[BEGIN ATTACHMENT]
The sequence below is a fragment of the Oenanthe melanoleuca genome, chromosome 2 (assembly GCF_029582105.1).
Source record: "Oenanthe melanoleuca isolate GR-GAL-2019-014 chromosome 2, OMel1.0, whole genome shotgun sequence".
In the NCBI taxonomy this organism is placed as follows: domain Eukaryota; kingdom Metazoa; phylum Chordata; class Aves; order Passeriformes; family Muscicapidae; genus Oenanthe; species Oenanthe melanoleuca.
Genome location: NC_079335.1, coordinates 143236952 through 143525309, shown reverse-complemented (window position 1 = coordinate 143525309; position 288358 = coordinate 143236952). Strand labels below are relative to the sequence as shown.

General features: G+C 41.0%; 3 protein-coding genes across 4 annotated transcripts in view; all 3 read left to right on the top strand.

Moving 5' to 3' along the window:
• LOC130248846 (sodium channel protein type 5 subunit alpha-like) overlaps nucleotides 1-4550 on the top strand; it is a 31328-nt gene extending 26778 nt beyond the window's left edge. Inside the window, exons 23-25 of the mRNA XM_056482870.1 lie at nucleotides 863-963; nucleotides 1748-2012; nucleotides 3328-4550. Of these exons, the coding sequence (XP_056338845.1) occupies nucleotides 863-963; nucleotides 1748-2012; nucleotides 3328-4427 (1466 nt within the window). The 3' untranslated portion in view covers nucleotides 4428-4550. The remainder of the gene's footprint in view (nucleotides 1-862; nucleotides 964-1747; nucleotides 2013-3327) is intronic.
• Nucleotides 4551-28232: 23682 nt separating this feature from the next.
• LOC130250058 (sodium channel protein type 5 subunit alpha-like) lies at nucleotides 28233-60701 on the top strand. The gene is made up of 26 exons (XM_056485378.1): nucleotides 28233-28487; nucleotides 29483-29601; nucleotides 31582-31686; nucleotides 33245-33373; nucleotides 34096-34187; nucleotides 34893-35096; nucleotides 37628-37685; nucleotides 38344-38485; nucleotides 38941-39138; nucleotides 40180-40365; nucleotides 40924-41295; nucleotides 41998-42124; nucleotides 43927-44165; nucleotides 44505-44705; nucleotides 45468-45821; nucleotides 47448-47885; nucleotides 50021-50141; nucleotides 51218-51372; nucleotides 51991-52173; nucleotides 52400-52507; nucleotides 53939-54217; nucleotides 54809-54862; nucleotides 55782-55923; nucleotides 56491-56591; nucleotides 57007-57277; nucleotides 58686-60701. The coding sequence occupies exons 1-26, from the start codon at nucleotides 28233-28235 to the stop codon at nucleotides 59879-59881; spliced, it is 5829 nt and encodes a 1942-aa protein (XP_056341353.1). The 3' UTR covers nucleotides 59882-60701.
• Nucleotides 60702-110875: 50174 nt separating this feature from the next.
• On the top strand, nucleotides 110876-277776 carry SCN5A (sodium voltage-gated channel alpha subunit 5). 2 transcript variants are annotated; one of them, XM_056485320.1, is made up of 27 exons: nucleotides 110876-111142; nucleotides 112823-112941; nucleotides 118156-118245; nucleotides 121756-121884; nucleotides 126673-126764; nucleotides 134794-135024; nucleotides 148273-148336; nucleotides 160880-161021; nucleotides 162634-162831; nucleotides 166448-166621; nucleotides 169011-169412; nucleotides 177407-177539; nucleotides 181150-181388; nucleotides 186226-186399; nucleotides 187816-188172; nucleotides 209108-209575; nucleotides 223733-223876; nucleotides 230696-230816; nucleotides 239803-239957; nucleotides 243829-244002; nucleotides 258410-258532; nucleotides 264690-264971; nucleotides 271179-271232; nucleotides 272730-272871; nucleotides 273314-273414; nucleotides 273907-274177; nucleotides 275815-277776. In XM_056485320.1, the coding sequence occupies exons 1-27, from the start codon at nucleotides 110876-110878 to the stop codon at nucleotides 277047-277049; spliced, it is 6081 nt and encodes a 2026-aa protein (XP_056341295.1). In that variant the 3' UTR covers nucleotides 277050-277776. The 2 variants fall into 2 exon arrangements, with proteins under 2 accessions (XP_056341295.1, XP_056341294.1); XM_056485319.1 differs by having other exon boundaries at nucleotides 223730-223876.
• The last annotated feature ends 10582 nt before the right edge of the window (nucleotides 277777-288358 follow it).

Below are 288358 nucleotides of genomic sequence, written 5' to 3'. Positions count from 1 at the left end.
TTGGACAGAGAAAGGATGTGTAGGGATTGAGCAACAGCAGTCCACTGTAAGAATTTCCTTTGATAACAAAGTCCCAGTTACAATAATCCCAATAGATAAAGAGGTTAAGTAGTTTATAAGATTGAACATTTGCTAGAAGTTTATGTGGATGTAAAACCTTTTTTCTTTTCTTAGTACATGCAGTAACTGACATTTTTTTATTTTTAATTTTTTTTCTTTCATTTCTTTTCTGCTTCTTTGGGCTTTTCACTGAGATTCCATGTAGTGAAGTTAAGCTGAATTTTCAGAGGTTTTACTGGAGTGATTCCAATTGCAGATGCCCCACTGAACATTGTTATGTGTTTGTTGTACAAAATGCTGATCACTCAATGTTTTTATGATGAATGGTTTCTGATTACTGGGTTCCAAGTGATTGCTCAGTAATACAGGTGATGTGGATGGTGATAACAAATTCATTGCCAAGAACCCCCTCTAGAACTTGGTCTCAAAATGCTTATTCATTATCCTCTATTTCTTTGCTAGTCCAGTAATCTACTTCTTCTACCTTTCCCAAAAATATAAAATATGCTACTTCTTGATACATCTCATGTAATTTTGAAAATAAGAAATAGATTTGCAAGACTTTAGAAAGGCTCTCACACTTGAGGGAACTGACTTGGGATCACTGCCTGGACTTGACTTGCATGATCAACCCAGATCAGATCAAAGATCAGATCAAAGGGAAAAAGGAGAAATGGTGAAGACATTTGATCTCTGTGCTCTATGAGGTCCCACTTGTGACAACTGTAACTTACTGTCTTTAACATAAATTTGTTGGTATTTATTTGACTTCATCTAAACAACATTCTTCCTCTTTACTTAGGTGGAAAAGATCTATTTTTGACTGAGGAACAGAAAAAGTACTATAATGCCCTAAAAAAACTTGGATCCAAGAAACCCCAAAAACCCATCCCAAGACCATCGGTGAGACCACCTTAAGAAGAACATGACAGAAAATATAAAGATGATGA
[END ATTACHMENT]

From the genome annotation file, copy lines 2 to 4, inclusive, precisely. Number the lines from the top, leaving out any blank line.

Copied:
Source record: "Oenanthe melanoleuca isolate GR-GAL-2019-014 chromosome 2, OMel1.0, whole genome shotgun sequence".
In the NCBI taxonomy this organism is placed as follows: domain Eukaryota; kingdom Metazoa; phylum Chordata; class Aves; order Passeriformes; family Muscicapidae; genus Oenanthe; species Oenanthe melanoleuca.
Genome location: NC_079335.1, coordinates 143236952 through 143525309, shown reverse-complemented (window position 1 = coordinate 143525309; position 288358 = coordinate 143236952). Strand labels below are relative to the sequence as shown.